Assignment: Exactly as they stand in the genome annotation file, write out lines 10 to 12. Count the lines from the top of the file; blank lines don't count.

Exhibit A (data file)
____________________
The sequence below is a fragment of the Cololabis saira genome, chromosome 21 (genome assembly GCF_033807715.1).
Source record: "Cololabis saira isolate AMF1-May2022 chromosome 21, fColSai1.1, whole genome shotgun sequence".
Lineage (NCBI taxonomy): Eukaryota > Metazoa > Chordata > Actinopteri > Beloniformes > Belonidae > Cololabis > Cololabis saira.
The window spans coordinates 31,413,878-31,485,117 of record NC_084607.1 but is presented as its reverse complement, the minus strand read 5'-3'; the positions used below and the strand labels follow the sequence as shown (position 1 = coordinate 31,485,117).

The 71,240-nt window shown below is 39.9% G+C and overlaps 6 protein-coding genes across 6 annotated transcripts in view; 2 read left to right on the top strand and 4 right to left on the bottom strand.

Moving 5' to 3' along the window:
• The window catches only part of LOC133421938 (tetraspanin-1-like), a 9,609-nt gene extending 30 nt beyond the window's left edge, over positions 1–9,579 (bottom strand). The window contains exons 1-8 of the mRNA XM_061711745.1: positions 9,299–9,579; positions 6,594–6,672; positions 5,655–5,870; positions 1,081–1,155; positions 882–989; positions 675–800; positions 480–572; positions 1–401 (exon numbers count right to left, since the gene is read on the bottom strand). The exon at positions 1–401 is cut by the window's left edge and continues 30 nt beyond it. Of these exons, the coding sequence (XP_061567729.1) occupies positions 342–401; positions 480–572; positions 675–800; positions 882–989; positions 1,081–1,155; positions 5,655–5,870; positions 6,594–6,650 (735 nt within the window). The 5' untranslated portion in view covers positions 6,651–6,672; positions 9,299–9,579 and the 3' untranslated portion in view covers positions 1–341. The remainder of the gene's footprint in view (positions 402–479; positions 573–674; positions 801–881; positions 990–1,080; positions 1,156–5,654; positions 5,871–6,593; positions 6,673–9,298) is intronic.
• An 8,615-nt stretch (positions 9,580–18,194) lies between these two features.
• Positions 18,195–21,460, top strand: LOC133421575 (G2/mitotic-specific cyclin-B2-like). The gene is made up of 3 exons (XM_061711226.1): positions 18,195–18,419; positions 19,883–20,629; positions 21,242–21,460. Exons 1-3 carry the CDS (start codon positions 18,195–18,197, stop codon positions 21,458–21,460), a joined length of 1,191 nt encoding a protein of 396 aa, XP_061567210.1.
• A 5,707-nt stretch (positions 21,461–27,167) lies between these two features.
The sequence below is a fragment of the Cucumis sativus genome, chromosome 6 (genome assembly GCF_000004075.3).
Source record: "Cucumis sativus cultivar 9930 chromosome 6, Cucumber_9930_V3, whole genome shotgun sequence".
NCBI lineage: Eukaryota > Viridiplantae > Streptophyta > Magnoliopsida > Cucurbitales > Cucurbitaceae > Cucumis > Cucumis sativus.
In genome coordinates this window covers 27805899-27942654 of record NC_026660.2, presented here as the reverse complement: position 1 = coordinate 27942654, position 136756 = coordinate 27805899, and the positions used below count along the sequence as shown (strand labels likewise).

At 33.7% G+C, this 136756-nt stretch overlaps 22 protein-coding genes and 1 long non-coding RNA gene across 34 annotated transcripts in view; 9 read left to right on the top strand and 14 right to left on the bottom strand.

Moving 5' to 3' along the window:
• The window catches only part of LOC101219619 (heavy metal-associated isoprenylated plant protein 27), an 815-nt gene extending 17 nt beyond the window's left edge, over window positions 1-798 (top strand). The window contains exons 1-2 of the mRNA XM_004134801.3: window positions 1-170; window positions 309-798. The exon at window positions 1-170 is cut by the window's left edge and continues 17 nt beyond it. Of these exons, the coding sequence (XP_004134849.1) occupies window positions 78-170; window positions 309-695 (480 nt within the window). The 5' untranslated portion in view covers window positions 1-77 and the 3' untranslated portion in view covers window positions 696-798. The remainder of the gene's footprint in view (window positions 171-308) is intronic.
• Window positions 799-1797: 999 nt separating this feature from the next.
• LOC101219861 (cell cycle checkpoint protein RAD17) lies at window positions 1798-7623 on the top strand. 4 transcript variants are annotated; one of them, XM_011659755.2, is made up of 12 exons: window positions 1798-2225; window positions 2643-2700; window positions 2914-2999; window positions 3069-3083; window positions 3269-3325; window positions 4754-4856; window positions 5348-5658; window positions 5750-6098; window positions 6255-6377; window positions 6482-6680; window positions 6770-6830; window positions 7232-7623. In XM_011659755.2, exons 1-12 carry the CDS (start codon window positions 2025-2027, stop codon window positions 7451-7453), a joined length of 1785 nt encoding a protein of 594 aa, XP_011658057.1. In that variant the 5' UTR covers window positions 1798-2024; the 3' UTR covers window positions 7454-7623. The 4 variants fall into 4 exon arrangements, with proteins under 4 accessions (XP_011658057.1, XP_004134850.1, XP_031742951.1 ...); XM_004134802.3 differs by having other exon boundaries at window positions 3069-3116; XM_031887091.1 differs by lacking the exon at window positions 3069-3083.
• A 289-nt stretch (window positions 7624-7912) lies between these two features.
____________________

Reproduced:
• A 5,707-nt stretch (positions 21,461–27,167) lies between these two features.
The sequence below is a fragment of the Cucumis sativus genome, chromosome 6 (genome assembly GCF_000004075.3).
Source record: "Cucumis sativus cultivar 9930 chromosome 6, Cucumber_9930_V3, whole genome shotgun sequence".